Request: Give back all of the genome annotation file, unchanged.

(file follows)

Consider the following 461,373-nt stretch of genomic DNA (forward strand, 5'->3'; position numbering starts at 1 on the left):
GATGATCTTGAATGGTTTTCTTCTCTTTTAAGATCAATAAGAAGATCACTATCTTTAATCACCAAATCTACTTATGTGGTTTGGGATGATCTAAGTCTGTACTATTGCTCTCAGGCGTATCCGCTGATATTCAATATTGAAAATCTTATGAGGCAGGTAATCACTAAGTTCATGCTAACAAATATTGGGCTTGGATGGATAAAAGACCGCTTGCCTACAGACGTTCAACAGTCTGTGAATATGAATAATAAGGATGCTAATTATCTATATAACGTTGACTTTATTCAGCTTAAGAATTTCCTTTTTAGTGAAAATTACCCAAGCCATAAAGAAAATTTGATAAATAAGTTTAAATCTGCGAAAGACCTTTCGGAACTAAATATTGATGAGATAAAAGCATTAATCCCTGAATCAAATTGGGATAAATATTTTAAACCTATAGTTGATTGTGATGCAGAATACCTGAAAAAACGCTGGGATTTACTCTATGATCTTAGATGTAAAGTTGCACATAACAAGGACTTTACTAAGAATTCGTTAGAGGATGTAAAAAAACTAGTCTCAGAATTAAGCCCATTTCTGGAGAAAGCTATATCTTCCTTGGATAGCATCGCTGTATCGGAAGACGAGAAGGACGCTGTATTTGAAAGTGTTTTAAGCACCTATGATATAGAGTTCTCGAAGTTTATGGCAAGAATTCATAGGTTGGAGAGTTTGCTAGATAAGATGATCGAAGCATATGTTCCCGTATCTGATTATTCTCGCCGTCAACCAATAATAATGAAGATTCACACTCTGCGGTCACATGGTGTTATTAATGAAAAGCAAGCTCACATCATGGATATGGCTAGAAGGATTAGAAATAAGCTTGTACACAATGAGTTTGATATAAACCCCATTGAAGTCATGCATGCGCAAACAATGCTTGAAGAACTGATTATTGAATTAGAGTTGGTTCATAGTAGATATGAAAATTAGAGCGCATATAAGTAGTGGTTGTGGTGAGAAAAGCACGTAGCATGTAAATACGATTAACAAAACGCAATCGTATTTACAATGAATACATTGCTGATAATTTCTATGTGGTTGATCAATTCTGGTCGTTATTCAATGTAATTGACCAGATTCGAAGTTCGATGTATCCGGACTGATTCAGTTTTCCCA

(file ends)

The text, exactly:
Consider the following 461,373-nt stretch of genomic DNA (forward strand, 5'->3'; position numbering starts at 1 on the left):
GATGATCTTGAATGGTTTTCTTCTCTTTTAAGATCAATAAGAAGATCACTATCTTTAATCACCAAATCTACTTATGTGGTTTGGGATGATCTAAGTCTGTACTATTGCTCTCAGGCGTATCCGCTGATATTCAATATTGAAAATCTTATGAGGCAGGTAATCACTAAGTTCATGCTAACAAATATTGGGCTTGGATGGATAAAAGACCGCTTGCCTACAGACGTTCAACAGTCTGTGAATATGAATAATAAGGATGCTAATTATCTATATAACGTTGACTTTATTCAGCTTAAGAATTTCCTTTTTAGTGAAAATTACCCAAGCCATAAAGAAAATTTGATAAATAAGTTTAAATCTGCGAAAGACCTTTCGGAACTAAATATTGATGAGATAAAAGCATTAATCCCTGAATCAAATTGGGATAAATATTTTAAACCTATAGTTGATTGTGATGCAGAATACCTGAAAAAACGCTGGGATTTACTCTATGATCTTAGATGTAAAGTTGCACATAACAAGGACTTTACTAAGAATTCGTTAGAGGATGTAAAAAAACTAGTCTCAGAATTAAGCCCATTTCTGGAGAAAGCTATATCTTCCTTGGATAGCATCGCTGTATCGGAAGACGAGAAGGACGCTGTATTTGAAAGTGTTTTAAGCACCTATGATATAGAGTTCTCGAAGTTTATGGCAAGAATTCATAGGTTGGAGAGTTTGCTAGATAAGATGATCGAAGCATATGTTCCCGTATCTGATTATTCTCGCCGTCAACCAATAATAATGAAGATTCACACTCTGCGGTCACATGGTGTTATTAATGAAAAGCAAGCTCACATCATGGATATGGCTAGAAGGATTAGAAATAAGCTTGTACACAATGAGTTTGATATAAACCCCATTGAAGTCATGCATGCGCAAACAATGCTTGAAGAACTGATTATTGAATTAGAGTTGGTTCATAGTAGATATGAAAATTAGAGCGCATATAAGTAGTGGTTGTGGTGAGAAAAGCACGTAGCATGTAAATACGATTAACAAAACGCAATCGTATTTACAATGAATACATTGCTGATAATTTCTATGTGGTTGATCAATTCTGGTCGTTATTCAATGTAATTGACCAGATTCGAAGTTCGATGTATCCGGACTGATTCAGTTTTCCCA